KR: You know I think it’s two-fold, one, a lot of internal IT teams are taxed as it is with their day to day obligations. And if an incident is one that is medium-high critical, you want to be able to dedicate the resources to the incident to investigate swiftly, and to ensure that there’s no delay. And so pulling in a third-party forensic expert alleviates some of that burden and stress on the IT teams. And then separately and secondly, it also creates a level of objectivity that is.. that benefits the company in the event. Or in the unfortunate event, someone in the IT group may have made a mistake that caused the vulnerability. There’s less likely that that mistake would be covered up. Or there’s going to be more candor from the third party expert, the to management team say like, “Hey, this issue should have been addressed”. And it wasn’t, and now you know what thwarts may be in the event. You have some litigation down the road and you need to defend. But so I would say really sort of time and devotion of resources where needed, and objectivity.

LN: Great, well thanks a bunch for being on this show; this was great.

KR: Absolutely, thank you.

Part 1 of our 3-Part Series on Data Breach

Part 1 of our 3-Part Series

Part 2 0f our 3-Part Series on Data Breach

Part 2 of our 3-Part Series
Data Breach Incident

To Learn More About Sheppard Mullin / Kari Rollins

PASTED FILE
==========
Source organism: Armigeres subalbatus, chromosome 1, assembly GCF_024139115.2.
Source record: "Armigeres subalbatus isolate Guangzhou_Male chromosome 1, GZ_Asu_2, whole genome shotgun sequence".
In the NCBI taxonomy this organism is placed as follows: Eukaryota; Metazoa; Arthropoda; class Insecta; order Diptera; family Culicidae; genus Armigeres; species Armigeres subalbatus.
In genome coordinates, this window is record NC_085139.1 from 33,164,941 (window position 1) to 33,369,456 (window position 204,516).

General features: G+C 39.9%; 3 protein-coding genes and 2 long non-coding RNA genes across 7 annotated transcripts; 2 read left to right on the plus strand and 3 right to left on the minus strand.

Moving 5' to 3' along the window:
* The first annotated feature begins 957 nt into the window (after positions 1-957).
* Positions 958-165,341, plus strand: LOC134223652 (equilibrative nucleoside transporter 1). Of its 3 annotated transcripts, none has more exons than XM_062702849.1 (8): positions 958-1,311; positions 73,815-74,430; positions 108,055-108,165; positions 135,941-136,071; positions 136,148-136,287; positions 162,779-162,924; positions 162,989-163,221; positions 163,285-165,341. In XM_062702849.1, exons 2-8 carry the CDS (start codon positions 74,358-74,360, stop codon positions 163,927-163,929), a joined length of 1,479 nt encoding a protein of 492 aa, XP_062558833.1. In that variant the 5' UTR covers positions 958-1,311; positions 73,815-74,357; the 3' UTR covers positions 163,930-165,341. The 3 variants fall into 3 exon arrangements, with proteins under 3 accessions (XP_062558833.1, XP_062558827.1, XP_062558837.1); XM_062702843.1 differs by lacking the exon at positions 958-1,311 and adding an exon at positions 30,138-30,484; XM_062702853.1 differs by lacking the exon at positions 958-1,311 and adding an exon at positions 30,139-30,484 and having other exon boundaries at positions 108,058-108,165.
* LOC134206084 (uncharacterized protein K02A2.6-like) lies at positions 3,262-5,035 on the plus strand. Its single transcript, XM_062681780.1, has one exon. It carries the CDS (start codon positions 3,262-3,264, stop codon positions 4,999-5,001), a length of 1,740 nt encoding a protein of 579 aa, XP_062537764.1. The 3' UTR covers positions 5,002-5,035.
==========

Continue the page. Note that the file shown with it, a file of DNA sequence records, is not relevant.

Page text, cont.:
https://www.sheppardmullin.com/krollins

Please follow and like us:

Debt Forgiveness with Jacob Meister

“Wipe out court debt!” says Jacob Meister, candidate for the Cook County Clerk of Circuit Court. He has a plan to ease the crushing burden of fines, fees, and forfeitures. Check out this video to learn more about his solutions.

Debt forgiveness is now one of the most popular presidential campaign promises but what does it mean on the local level. What does debt forgiveness mean for the City of Chicago taxpayers?

Enigma Forensics President & CEO Lee Neubecker interviews Jacob Meister, who is running for the office of Cook County Clerk of the Circuit Court. Lee is interested to learn more about what are Jacob’s plans regarding debt forgiveness.

Part 3 of our 4-Part Series on the Cook County Clerk of the Circuit Court, Jacob Meister

Part 3 of our 4-Part Series

Part 3 of our 4-Part Series on Jacob Meister

Lee Neubecker: Hi, I have Jacob Meister back to my show, Jacob thanks for coming.

Jacob Meister: Well, thank you for having me Lee.